Cheating on the weight room

Once every four months, I spend a week “cheating” on the weight room. For this week, I transition back to the activity which originally brought me into the fitness world – group exercise.

As mentioned in my bio, I found group exercise after I quit competitive figure skating and it became my replacement activity. I quickly became an instructor and haven’t looked back since. While my goals have changed lately, I’ve kept my foot in the door because I can’t imagine not teaching. Previously I was teaching about 5 or 6 classes a week, and am now down to just 2 to allow me to have the time needed for my strength training program.

Getting ready for my first fitness love, BodyStep! f

Getting ready for my first fitness love, BodyStep! Teaching classes opened doors for me I never would have found. Plus, it introduced me to so many amazing people in a city where I knew no one.

Every four months, we spend a week launching the “new release” from Les Mills. During this week, we team up to teach classes, resulting in teaching more than usual. This pulls me away from my training a little bit, and definitely adds more cardio than I’m used to doing outside of competition prep! But, it’s a fun week and brings me back to my first fitness passion.


Les Mills what?

If you haven’t heard of Les Mills (LMI), they’re an international company based out of New Zealand who create and choreograph a variety of fitness programs which are used world-wide. In Canada, the gym I work for owns the exclusive rights to their classes, and it’s definitely a huge draw for members. The programs cover all aspects of fitness, from strength training, to cardio, to flexibility, providing something for everyone. An added bonus of this format is that if you’re travelling, you can head to a gym with LMI programs and know exactly what you’re going to get, as we all have to follow the rules.


LMI vs. Freestyle

LMI is a pre-choreographed program. Instructors receive the new release about four weeks before it’s launched, giving us the time to learn the class. We get the music, a book of written choreography notes, and a video of pro instructors teaching the class. On the other hand, gyms without LMI allow their instructors to teach “freestyle” classes in which they are responsible for making up their own choreography – everything from finding their own music to creating the full class of exercises. There are pros and cons to both formats, depending on who you ask. Personally, I’m able to learn choreography really easily (thanks to years of skating, I assume) so working within the LMI family is ideal for me. While I don’t need to spend time searching for appropriate music, I have to spend time memorizing everything. This is probably a con for some instructors who don’t pick up on chorey very quickly.

The biggest pro of LMI is that it’s created by a team of educated professionals. They have a physiotherapist on staff that previews and clears the exercises to ensure their safety. Classes are structured to be safe and effective – BodyPump lays out the tracks so that big muscle groups are targeted first, moving onto smaller groups. Cardio classes follow a formula to allow recovery at the right times, and switch the focus from high energy cardio to strengthening tracks as a break. Additionally, with their team of leaders, the creativity of the moves is far beyond what I could come up with (especially as this is a part-time job for most of us).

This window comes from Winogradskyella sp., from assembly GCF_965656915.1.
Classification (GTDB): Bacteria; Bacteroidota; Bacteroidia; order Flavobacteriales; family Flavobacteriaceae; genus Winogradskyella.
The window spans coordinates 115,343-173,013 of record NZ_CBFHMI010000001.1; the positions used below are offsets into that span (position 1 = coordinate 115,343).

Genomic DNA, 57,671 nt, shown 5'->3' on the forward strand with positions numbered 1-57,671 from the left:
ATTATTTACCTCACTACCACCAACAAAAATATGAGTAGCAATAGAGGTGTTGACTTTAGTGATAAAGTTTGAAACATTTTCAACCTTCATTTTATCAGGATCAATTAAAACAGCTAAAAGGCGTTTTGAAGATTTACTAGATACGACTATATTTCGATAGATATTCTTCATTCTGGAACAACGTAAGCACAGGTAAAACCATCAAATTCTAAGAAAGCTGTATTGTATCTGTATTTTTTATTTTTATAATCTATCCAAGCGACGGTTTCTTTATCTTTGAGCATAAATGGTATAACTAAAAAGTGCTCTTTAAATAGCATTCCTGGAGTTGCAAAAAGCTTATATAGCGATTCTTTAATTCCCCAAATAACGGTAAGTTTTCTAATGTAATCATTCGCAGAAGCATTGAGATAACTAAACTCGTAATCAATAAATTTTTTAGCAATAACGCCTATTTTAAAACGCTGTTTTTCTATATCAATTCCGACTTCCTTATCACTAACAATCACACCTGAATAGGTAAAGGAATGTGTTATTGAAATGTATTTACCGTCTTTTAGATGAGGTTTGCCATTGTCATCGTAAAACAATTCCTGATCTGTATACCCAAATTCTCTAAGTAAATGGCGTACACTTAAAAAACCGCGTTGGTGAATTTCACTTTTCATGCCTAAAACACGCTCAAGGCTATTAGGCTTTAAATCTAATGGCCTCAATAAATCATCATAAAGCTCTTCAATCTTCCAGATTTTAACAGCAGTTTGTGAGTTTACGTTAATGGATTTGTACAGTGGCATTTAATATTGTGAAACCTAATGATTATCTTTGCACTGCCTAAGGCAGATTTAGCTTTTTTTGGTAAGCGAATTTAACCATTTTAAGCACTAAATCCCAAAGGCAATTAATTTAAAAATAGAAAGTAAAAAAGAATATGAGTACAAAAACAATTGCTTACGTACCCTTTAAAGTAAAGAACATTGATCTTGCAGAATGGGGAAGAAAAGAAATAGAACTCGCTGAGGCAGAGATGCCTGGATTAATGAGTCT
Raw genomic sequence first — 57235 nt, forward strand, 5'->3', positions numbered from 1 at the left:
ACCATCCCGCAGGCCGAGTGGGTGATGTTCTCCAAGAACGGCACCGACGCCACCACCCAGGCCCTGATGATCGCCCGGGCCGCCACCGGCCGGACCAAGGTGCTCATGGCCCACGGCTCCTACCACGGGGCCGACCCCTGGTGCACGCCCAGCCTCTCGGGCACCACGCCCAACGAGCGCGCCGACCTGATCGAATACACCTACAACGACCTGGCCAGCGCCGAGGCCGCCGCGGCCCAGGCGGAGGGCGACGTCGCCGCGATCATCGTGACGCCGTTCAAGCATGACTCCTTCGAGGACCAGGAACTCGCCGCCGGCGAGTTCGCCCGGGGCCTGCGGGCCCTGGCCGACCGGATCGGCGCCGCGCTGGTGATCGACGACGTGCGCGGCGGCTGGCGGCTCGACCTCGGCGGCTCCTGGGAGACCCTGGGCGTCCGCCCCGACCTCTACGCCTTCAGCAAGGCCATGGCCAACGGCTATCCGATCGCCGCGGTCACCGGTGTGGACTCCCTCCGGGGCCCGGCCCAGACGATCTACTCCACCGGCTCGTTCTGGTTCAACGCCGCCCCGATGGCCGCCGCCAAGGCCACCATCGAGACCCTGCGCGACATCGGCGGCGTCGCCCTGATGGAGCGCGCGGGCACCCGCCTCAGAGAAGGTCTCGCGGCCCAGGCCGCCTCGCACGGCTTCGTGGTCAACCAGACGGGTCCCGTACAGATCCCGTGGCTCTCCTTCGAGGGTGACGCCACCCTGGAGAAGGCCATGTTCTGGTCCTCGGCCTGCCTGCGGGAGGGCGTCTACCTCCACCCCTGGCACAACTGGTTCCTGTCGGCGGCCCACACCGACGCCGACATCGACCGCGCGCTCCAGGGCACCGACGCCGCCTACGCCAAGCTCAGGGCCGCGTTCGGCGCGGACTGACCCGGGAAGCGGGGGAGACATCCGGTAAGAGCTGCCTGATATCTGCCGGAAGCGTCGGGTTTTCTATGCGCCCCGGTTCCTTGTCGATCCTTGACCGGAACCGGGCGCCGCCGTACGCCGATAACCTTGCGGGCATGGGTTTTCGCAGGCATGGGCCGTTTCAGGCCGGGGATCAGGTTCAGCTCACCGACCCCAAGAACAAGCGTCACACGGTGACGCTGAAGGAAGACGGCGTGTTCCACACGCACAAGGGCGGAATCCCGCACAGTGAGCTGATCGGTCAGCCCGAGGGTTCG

The LMI mission is something I can definitely promote and stand strongly behind – to create a fitter planet. They’ve developed 18 different programs, with the newest focus on children’s programs. They promote the feeling of family in a very New Zealand way, by referring to all instructors and LMI employees as One Tribe. A lot of New Zealand heritage is highlighted in our training weekends as a team bonding experience. Also, they have pretty great marketing, which I enjoy:

body-attack-poster les-mills-rpm

Benefits of Group Fitness

There are so many reasons to give group fitness classes a try, these are just a few:

  • Takes the guesswork out of your workout – someone will tell you what to do!
  • It’s social – meet new people who enjoy the same thing as you. As an instructor, it’s great to watch friendships form as members get to know each other.
  • Accountability – once you become a regular in a class, people will expect to see you there, and will likely ask why you miss a class.
  • You’ll push yourself – with the right instructor, you’ll be motivated to work harder and push through times you may give up if you were working out on your own.
  • Health benefits – obviously, you’ll get the physical benefits of being active such as, increased energy, improved mood, better cardiovascular endurance, improved strength, and a self-confidence boost, just to name a few.

If you’ve never stepped foot in the group exercise studio, don’t be scared. Everyone had a first class and got through it! Arrive early and introduce yourself to the instructor so they know you’re new. Every good class should include options for different levels of skill and fitness. As I like to say, it’s YOUR workout, so you need to work where you feel comfortable but challenged. And most importantly, HAVE FUN with it! Now, go sweat!

About Ashleigh

I'm passionate about health and fitness. I work as a Health Promotion Specialist, a group fitness instructor, and also a coach for physique competitors / weight loss clients. I grew up as a competitive athlete, and have continued with this passion as a Women's Physique competitor. Research and writing is another interest of mine, which I use to share my knowledge with the general public.
This entry was posted in Education, Fitness, Health, Lifestyle, Motivation, Personal, Training, Uncategorized, Wellness and tagged , , , , , , , , , , , , , , , , , , , , . Bookmark the permalink.

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